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Is Regret Experienced Differently Across Cultures?

Universals Regarding the Psychology of Regret.

Whenever consumers make a purchase, they can occasionally experience a form of regret known as buyer's remorse (or more generally cognitive dissonance). By buying car X, I have foregone cars A, B, and C. Did I make the right choice? I regret the fact that I bought X (regret over an action taken) or perhaps I regret the fact that I did not choose one of cars A, B, or C (regret over an inaction).

A few years ago, Thomas Gilovich, Ranxiao Frances Wang, Dennis Regan, and Sadafumi Nishina published a paper in the Journal of Cross-Cultural Psychology wherein they explored cross-cultural differences in the manner in which regret was experienced. Specifically, they wanted to gauge the frequency of two forms of regret across cultural settings namely regret that is typically experienced at one's inactions versus that experienced for actions taken. An example of the former would be the regret at not having pursued one's desire to become a chef whereas a regretful action might be the fact that one decided to become an accountant. See Art Markman's post, a fellow PT blogger, on this topic here. In several studies that have been conducted in the United States, it was found that over the long-term, regret over inaction looms larger in people's hearts and minds.

Is the latter finding culturally dependent? Are there cultural traits that would predispose individuals of a given country to experience regret in manners that are distinct from that felt by American samples? Gilovich et al. collected data from China, Japan, and Russia, three countries each of which possesses a collectivist ethos (see my earlier post here about one of my studies on the link between individualism-collectivism and creativity). The thinking was that societies with an individualist bent are more likely to stress self-actualization. Accordingly, failure to be maximally self-actualized was thought more likely to arise from inaction. On the other hand, collectivist societies stress harmony of the group over pursuits of self-interest. In such instances, it was hypothesized that many sources of regret might originate from actions taken that were offending to group members. The findings did not bear the hypothesized effect. Rather, in all of the investigated cultures, individuals experienced greater regret over "self-centered" inactions. This is quite interesting in that it demonstrates this central element in the psychology of regret.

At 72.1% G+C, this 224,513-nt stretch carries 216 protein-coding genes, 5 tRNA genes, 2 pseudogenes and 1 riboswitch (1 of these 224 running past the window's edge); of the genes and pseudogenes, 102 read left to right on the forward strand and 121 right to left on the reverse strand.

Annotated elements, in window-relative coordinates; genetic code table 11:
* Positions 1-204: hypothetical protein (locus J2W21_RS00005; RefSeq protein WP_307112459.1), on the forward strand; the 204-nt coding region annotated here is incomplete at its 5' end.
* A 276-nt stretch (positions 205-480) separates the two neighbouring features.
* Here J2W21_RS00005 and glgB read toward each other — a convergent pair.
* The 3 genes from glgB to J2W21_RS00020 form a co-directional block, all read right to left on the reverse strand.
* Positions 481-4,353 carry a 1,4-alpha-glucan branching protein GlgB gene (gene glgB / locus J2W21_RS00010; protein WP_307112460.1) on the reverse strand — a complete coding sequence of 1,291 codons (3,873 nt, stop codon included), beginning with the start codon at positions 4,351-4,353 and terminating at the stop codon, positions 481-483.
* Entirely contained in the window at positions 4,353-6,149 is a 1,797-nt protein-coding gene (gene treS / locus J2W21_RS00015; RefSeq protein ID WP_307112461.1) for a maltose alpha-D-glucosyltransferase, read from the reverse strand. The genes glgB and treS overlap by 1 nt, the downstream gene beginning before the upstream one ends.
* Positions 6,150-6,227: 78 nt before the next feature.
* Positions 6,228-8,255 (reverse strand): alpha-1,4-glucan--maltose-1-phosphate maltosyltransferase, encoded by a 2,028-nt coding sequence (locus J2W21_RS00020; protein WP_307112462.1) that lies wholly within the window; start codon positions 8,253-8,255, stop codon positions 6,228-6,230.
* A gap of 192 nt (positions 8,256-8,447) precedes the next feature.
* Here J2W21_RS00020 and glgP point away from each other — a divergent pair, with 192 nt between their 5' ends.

If you're wondering what it is that I most regret, well it is triggered by an event that happens every four years namely the World Cup of soccer. As a young man, I faced an important decision: Should I move to Europe and pursue a professional soccer career or take the less "risky" path of becoming an academic? For reasons too complex to delve into here, I did not pursue my athletic career. Whereas I am fully fulfilled in my chosen profession (I knew from a very young age that I would eventually become an academic), I often experience the tinges of regret over my soccer-related inaction.

By the way, two of the authors of the study in question were former psychology professors of mine at Cornell. Shout out to Professors Gilovich and Regan! I might regret not having pursued my soccer career in Europe but I certainly do not regret having had you as my professors!

Source for Image:
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